The Class of 2020-21 Synthetic Index
In order to gain a deeper understanding of the 2020-21 IPO/SPAC class and its comparative performance to other similar indices, the provided chart displays a synthetic index that is weighted by market capitalization of the entire class, alongside the NASDAQ Emerging Cloud and NASDAQ Composite. These three indices have been rebased to a starting point of 100 as of January 2020.
Upon analysing the chart, it is apparent that the synthetic index has been the weakest performer of the three, with the NASDAQ Emerging Cloud ranking second, followed by the NASDAQ Composite. This can be attributed to the lacklustre performance of technology companies in the public markets, particularly newly listed ones, over the last 12-18 months. If we further scrutinize the chart, it becomes clear that the NASDAQ Composite did not emerge as the top-performing index until May 2022. At its November 2021 peak, the NASDAQ EM Cloud was up 251% since January 2020, compared to the NASDAQ Composite’s 174%.
Interestingly, the synthetic index has consistently underperformed relative to the other two indices, almost always following a similar trend to the NASDAQ EM Cloud, which is not surprising given that the latter has a greater weighting towards more recent tech IPOs. Focusing on the last twelve months, we can observe that all three indices have remained relatively flat:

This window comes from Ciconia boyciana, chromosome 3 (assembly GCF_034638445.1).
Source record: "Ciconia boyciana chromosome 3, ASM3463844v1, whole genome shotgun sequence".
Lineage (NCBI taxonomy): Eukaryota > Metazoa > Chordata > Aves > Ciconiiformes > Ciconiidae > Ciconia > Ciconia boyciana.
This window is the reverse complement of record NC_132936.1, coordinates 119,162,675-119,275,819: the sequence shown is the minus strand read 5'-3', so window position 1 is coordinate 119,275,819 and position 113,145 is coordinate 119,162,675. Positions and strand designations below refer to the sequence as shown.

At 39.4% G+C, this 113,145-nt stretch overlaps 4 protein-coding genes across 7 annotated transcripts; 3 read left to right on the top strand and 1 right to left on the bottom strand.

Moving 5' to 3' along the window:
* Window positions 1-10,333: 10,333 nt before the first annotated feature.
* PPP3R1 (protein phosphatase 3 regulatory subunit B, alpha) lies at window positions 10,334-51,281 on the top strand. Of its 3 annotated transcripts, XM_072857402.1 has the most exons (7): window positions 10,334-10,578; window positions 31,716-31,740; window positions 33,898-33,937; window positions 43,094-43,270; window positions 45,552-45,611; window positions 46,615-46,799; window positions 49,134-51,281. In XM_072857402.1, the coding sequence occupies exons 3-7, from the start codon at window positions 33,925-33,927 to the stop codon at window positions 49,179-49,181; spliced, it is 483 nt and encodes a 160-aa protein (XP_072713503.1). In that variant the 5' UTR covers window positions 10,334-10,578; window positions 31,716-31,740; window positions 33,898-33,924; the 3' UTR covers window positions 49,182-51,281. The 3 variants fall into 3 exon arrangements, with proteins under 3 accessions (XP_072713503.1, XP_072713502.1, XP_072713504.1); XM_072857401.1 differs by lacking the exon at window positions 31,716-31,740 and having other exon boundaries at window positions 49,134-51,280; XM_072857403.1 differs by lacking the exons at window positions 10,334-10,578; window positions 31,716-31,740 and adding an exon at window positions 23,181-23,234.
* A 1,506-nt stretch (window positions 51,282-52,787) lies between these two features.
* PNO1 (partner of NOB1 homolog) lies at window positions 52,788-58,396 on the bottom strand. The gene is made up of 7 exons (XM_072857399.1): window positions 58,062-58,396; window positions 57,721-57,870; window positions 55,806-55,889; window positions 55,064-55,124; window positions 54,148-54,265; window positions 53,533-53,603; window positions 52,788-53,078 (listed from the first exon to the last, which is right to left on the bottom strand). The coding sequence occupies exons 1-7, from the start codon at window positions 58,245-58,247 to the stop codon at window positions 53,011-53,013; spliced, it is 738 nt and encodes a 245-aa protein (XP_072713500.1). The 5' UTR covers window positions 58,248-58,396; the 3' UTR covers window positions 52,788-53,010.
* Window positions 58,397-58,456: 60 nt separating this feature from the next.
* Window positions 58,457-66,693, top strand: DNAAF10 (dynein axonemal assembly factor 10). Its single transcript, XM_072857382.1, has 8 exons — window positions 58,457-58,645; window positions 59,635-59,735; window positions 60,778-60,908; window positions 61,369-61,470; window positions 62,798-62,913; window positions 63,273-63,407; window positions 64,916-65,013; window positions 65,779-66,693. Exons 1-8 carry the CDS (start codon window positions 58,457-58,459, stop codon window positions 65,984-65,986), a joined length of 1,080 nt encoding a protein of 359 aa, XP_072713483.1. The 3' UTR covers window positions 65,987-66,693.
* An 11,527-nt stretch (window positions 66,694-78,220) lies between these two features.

This may suggest that the market has bottomed out and a rebound is imminent. It will however be necessary to monitor the upcoming quarters to obtain more clarity before making any major inferences.
While some of the insights derived from this analysis may not be surprising to those closely following the tech industry, the availability of concrete data to confirm our suspicions undoubtedly carries value. The presented data is particularly compelling, revealing a significant decline in share prices among the 2020-21 IPO/SPAC class, with most companies trading well below their listing price. However, the Q1-2023 data brings a glimmer of hope, suggesting a positive multiple expansion following a prolonged period of multiple contraction. This potentially signifies a shift in the market’s risk appetite, moving away from the dominant fundamentals-driven approach of the past 18 months.